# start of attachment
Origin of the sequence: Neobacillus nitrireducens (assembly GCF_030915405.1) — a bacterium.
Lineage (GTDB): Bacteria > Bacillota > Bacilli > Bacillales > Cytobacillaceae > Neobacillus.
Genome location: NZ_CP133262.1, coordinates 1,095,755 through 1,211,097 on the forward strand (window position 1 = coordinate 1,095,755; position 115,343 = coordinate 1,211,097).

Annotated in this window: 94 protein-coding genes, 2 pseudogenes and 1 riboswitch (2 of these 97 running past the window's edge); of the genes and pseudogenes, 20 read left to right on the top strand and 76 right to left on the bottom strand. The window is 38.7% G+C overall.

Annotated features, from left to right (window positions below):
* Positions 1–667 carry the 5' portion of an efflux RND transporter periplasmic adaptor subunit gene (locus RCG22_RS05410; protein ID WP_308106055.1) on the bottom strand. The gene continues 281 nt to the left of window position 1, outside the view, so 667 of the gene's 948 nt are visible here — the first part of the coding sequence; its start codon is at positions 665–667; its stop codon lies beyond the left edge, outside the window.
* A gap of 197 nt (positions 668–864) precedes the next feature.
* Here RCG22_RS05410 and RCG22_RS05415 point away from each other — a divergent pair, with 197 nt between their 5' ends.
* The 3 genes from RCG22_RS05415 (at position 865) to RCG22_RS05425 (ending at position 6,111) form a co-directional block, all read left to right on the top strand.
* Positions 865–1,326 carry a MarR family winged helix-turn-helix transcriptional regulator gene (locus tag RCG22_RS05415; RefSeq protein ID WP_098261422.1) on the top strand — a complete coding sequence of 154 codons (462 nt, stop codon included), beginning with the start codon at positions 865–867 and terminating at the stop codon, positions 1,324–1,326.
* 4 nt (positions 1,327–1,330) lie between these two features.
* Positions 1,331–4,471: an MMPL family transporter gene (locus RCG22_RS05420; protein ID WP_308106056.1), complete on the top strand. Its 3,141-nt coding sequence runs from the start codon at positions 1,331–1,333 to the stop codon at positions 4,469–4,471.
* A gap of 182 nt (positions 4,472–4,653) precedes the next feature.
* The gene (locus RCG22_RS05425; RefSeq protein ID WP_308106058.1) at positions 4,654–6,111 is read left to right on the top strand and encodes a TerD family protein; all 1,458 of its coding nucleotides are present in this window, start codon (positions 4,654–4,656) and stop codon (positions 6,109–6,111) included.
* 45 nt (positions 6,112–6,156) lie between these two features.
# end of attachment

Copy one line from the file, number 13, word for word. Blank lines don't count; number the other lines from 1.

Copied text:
* A gap of 182 nt (positions 4,472–4,653) precedes the next feature.